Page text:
“For too many years we did not listen well to you,” Lee told the audience, acknowledging that many residents are not yet ready to trust the agencies responsible for regulating Exide.

“I don’t expect by standing here I will change that, I have to earn your trust,” she said. “I can’t promise you I will always get it right, but I will always give it my best. I hope you will be ready to take one step forward with us,” she said.

“It’s refreshing to hear a different tone,” remarked Maywood Councilman Oscar Magaña.

But for Boyle Heights resident Joe Gonzalez, the fight is far from over.

“We haven’t won,” he said, “we just threw the first punch that will change the momentum.”



Los Últimos Problemas de Exide son Buenas Noticias para Residentes Cercanos

August 21, 2014 by · Leave a Comment 

Un pequeño convivio se llevó a cabo el lunes en la Iglesia de la Resurrección en Boyle Heights, lugar que usualmente da la bienvenida a residentes para expresar sus preocupaciones sobre asuntos de la comunidad y discutir su ira en contra de Exide Technologies localizada en Vernon.

Pero esta semana el estado de ánimo era diferente. Era de celebración, victorioso. Hubo pizza y pastel.

Los miembros del grupo de Vigilancia Vecinal Resurrección estaban celebrando la noticia de los más recientes problemas legales que enfrenta la planta controversial de reciclaje y fundido de baterías de plomo-ácido, que creen ha puesto la salud de sus familias, amigos y vecinos en riesgo.

  “Esta es una vista previa de la verdadera fiesta”, dijo Monseñor John Moretta, en referencia a la gran celebración que probablemente tendría lugar si Exide se ve obligado a cerrar de forma permanente.

Residentes de Boyle Heights celebraron las últimas noticias sobre Exide. (EGP foto por Nancy Martínez)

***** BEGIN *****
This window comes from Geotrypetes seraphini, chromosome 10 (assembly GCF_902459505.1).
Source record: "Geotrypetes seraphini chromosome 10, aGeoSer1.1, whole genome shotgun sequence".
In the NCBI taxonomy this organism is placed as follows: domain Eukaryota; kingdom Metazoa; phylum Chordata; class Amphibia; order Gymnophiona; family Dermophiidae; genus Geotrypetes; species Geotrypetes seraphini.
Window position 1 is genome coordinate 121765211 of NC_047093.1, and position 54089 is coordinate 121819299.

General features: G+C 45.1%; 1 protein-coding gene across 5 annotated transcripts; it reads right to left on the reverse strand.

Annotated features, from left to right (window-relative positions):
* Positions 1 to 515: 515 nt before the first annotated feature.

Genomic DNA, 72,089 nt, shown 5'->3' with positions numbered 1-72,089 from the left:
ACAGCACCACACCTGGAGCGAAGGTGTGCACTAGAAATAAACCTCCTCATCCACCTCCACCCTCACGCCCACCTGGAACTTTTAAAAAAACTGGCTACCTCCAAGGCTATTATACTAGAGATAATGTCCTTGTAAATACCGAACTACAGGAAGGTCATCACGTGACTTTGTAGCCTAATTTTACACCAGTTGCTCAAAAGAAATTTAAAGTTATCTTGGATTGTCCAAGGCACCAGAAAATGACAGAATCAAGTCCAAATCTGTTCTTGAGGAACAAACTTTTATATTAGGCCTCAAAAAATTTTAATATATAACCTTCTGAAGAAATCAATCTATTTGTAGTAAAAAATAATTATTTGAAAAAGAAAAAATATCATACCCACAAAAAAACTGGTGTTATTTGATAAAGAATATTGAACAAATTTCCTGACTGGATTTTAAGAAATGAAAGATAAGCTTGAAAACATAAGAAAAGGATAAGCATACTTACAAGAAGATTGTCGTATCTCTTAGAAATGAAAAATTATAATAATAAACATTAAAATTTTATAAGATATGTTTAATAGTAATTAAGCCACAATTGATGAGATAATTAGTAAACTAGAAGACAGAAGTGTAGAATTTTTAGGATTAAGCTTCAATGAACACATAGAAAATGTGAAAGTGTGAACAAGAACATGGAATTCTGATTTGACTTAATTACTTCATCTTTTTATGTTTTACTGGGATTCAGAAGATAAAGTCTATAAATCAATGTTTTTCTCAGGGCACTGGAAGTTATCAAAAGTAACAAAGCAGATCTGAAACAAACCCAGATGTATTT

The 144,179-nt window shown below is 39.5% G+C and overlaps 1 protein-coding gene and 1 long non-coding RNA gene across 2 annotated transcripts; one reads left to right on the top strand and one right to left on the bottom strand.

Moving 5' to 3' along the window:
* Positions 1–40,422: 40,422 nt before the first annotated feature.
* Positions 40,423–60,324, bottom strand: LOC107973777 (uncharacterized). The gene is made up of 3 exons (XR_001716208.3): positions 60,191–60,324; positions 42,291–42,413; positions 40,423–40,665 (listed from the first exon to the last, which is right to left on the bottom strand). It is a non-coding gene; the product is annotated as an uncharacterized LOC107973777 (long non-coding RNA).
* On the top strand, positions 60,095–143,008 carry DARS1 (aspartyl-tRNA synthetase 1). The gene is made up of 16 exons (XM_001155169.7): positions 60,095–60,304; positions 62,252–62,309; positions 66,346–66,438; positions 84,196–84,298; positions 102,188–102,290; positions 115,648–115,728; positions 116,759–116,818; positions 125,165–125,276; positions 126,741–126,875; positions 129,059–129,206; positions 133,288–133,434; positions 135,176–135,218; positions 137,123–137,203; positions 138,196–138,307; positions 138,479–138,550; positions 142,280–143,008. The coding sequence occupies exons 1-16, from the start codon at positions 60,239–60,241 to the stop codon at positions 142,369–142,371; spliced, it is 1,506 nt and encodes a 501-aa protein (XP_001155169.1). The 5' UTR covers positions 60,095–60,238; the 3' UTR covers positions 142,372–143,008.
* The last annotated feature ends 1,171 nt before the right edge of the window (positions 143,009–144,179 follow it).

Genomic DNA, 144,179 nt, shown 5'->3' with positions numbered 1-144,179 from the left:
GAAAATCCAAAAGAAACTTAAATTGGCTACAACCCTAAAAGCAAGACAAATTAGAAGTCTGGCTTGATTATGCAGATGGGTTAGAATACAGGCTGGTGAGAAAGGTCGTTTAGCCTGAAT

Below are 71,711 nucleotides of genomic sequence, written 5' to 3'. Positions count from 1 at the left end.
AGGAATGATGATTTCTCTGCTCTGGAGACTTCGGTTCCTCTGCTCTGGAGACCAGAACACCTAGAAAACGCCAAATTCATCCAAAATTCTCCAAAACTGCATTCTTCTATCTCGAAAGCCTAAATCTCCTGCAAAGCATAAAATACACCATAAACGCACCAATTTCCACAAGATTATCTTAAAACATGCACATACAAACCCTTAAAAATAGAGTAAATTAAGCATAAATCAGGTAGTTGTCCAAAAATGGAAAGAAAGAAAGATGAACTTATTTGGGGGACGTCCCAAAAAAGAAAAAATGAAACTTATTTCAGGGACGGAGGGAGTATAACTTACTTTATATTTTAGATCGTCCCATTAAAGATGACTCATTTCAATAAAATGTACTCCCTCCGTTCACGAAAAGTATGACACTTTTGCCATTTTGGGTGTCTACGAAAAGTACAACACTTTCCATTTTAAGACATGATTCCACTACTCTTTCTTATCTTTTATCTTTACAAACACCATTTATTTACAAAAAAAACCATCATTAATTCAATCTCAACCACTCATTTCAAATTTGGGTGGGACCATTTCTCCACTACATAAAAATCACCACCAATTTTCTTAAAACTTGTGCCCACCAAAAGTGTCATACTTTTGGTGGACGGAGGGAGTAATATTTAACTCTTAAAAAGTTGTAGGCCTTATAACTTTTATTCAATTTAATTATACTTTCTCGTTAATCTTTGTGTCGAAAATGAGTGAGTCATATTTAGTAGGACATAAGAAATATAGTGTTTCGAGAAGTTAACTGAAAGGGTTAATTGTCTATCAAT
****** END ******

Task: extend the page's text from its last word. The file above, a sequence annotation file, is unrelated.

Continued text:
Residentes de Boyle Heights celebraron las últimas noticias sobre Exide. (EGP foto por Nancy Martínez)

Múltiples agencias han estado atacando a la fabricante de baterías y de reciclaje sobre sus repetidas violaciónes de emisión del aire y la presentación de la semana pasada  de la Comisión de Seguridad y Cambios de EE.UU. a Exide reveló que un jurado federal está investigando la planta ante posibles cargos criminales.

El citatorio del juez federal exige “documentos relacionados con transportación de materiales y emisiones a la atmósfera”. Los fiscales federales de Los Ángeles están detrás de la investigación que se dirige a Exide y a algunas “personas no identificadas”, según los documentos presentados.

Funcionarios de la compañía dijeron que cooperarían con la investigación, pero “no pueden estimar la cantidad del rango de pérdida, si existieran” que serían causadas por la investigación federal, de acuerdo con los documentos presentados.

Exide se declaró en bancarrota en junio del 2013 para darle espacio a la compañía para reestructurar su deuda. Los rumores de una posible quiebra en abril provocaron un gran venta masiva de acciones, pero las acciones de la compañía ya habían estado en constante disminución desde su alta en el 2011 debido al aumento de los costos de producción, los problemas de liquidez y la pérdida de cuota de mercado para sus baterías de plomo Exide y North Star a Johnson Controls Inc. Varias demandas colectivas relacionadas con seguridad han sido presentadas contra Exide por los inversores alegando que la compañía no dio a conocer la información relacionada con sus problemas de emisión de arsénico y plomo y una quiebra inminente.

Read this article in English: Exide’s Latest Troubles is Good News to Locals